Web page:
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Tue May 6, 2014
Near-Term Settlement In Syria Not Likely, Says Former U.S. Ambassador Robert Ford
Robert Ford, who was U.S. Ambassador to Syria until he stepped down in February, will be speaking at the World Affairs Council of Connecticut Luminary Award event on Wednesday. His visit coincides with an announcement this week by U.S. officials that they plan to allow Syria’s main opposition alliance to open a diplomatic mission in Washington.
The State Department is also expected to increase funds in non-lethal assistance, and to increase deliveries for the Free Syrian Army.
WNPR's Diane Orson spoke with Ambassador Ford, and asked about his outlook on Syria.
Former U.S. Ambassador to Syria Robert Ford: The Syrian crisis is far from resolved. The humanitarian crisis is getting worse. There are over two and a half million Syrian refugees in the neighboring countries, for example, and that number is growing. And so the administration is trying to increase its support for the Syrian opposition in order to put pressure on the Bashar al-Assad government in Damascus, and try to push for an eventual negotiated deal.
Yet we hear that the opposition is very fractured in Syria.
The opposition is divided between those armed groups, and the political opposition, with some representatives of groups that are visiting Washington this week. A lot of the American efforts -- and those of our friends in the region like Turkey, Qatar, and Saudi Arabia -- these efforts are all aimed at trying to pull the Syrian opposition together and to get them to go in one common direction.
Let's talk about efforts at dialogue. How hard has it been to get the stakeholders to the table? What are your thoughts about including armed opposition groups in this conversation?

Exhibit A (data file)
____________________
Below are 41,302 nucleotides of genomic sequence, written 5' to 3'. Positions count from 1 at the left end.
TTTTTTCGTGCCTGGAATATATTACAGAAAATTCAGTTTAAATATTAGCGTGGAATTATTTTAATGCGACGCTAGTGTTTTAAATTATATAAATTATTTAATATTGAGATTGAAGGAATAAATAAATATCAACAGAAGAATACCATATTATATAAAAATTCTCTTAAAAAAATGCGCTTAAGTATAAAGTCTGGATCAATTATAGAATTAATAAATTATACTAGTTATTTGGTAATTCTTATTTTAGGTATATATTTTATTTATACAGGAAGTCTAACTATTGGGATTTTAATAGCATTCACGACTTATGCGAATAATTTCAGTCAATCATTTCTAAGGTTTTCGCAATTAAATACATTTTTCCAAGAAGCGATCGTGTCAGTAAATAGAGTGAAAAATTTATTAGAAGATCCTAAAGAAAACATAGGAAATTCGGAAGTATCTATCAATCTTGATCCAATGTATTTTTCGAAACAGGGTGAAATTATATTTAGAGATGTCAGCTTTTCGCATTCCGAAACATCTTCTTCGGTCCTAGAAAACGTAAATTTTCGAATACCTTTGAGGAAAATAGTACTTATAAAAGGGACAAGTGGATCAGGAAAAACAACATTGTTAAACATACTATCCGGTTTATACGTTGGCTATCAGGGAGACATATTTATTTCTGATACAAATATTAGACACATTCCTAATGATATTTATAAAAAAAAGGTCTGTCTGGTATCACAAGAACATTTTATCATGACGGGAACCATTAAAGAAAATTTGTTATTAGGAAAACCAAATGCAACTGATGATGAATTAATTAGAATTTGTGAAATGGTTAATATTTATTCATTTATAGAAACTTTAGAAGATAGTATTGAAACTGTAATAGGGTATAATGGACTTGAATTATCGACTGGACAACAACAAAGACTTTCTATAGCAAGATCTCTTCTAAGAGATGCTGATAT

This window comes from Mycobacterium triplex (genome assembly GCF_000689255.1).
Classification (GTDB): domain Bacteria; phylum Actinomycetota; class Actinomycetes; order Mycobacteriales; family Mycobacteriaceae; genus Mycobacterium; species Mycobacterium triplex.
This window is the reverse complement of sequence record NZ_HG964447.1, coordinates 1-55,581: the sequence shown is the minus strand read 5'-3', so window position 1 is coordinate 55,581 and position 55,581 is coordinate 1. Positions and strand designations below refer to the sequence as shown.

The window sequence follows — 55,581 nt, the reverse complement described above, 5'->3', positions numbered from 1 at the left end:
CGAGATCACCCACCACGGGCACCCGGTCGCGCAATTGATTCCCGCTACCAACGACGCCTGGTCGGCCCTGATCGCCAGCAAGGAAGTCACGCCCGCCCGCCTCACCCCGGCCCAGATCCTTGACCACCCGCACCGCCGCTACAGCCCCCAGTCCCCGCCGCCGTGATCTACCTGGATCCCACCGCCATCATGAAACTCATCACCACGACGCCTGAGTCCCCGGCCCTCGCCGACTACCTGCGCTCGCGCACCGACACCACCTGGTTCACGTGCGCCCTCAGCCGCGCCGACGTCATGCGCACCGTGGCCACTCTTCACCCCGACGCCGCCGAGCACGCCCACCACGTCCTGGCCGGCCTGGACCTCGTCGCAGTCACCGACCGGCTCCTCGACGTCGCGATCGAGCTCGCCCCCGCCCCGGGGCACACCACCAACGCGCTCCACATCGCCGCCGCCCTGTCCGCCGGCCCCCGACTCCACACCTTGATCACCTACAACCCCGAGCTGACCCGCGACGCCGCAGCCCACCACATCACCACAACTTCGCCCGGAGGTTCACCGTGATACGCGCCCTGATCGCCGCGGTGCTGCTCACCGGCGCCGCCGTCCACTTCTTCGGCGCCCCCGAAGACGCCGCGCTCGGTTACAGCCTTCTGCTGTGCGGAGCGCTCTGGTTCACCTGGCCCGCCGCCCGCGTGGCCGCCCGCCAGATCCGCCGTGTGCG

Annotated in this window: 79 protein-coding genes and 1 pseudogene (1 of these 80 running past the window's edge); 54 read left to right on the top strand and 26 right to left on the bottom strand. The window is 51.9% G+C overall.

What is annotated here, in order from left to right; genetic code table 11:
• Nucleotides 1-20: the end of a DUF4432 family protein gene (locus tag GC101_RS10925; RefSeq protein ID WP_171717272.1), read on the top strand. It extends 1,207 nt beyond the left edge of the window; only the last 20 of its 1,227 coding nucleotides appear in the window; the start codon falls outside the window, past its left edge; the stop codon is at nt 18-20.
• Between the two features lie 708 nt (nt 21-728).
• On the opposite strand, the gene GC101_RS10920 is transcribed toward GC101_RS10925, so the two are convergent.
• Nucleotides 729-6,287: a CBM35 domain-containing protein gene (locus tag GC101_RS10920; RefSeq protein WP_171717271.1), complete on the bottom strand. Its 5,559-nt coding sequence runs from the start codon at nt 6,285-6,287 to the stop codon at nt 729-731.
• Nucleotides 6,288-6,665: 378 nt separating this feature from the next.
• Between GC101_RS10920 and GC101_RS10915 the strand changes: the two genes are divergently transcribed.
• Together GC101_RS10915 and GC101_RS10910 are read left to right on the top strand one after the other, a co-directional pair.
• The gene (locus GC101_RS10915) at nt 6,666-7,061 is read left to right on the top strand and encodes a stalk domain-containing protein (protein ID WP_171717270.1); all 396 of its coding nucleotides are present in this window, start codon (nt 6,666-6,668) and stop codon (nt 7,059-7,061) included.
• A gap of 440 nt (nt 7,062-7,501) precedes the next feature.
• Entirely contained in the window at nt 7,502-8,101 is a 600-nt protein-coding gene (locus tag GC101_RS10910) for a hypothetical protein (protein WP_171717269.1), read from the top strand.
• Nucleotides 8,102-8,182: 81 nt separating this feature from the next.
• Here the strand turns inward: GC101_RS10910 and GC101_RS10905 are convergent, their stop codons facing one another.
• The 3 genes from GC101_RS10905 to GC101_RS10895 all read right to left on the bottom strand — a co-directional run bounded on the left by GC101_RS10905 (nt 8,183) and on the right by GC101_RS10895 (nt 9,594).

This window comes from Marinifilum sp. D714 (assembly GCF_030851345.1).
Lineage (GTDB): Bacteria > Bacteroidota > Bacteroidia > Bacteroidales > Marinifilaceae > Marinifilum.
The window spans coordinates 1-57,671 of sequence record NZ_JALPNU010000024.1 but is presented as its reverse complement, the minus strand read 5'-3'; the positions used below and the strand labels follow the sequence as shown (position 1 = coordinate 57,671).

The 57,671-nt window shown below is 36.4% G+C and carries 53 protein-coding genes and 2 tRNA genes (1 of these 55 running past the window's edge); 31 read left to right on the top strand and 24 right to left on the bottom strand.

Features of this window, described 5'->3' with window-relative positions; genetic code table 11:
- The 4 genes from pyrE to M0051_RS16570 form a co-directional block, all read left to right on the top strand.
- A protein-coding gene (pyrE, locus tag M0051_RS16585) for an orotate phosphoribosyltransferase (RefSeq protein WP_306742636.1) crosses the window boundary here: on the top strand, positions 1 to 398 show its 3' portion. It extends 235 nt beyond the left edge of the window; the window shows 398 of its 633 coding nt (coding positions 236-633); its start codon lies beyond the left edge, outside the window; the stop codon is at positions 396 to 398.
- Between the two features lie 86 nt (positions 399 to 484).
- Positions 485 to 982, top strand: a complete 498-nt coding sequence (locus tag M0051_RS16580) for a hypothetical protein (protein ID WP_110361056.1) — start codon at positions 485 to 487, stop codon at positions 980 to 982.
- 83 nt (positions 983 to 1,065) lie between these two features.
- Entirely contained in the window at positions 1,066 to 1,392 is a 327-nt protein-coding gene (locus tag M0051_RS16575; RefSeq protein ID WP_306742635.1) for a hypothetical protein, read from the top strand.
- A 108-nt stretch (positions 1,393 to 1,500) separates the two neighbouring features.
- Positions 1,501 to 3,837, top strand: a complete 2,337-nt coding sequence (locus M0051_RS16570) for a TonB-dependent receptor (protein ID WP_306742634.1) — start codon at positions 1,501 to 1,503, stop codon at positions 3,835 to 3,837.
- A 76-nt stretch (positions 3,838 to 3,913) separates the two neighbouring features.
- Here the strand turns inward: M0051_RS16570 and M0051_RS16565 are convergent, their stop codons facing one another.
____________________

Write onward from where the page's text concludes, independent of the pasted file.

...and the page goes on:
It's been extremely difficult to get a serious negotiation started. I was very involved in the effort in the Geneva peace talks in January and February with Secretary [John] Kerry. That process, basically, was stillborn, because the Bashar al-Assad government is refusing to discuss any kind of a transition government, any kind of a serious negotiated deal. We're going to have keep putting pressure on al-Assad in coordination with our friends in the region. It will be very important, in order for any negotiated deal to be eventually struck; for that deal to stick, it will be very important to include armed opposition groups in those talks. That's a must.
Has the conflict between Russia and Ukraine influenced in any way events in Syria, since Russia has been an ally to the Bashar al-Assad government?
I don't think there's any immediate connection between what's happening in Syria and what's happening in Ukraine. The Syrian crisis long predates the current problems in Ukraine. But what both problems indicate -- Ukraine and Syria -- is that Russia is determined to assert its own independent role within the world political system now.
What about the idea of the U.S. using military force in Syria?
This is a huge debate in Washington, with people like Senator McCain pushing very hard for some kind of American military action. Certainly, [it's] something that the administration has thought about. Any use of American military force would have to be very limited, because most Americans don't want to get involved in another war in the Middle East. It really would have to be aimed in a very targeted way to get us to a negotiating table. It's not exactly clear yet how that would work.
So can you give us a sense of what you see as the long-term prospects for the Syrian situation?
I think the crisis is going to churn along for some time yet. It's basically a stalemate between the government fighters and the armed opposition fighters on the ground. Unfortunately, the prospects for any near-term settlement are not very good.
And it's very important for people to understand the extent of the humanitarian crisis. We have two and a half million Syrian refugees in neighboring countries now, and the United Nations says that number could go up to four million by the end of year, putting huge pressure on the infrastructure and the economies of countries like Jordan and Lebanon in particular.
The effort that we're making to get assistance to the refugees is really important. It's expensive. Our total spending on refugees is up to $1.7 billion in the last two years and climbing.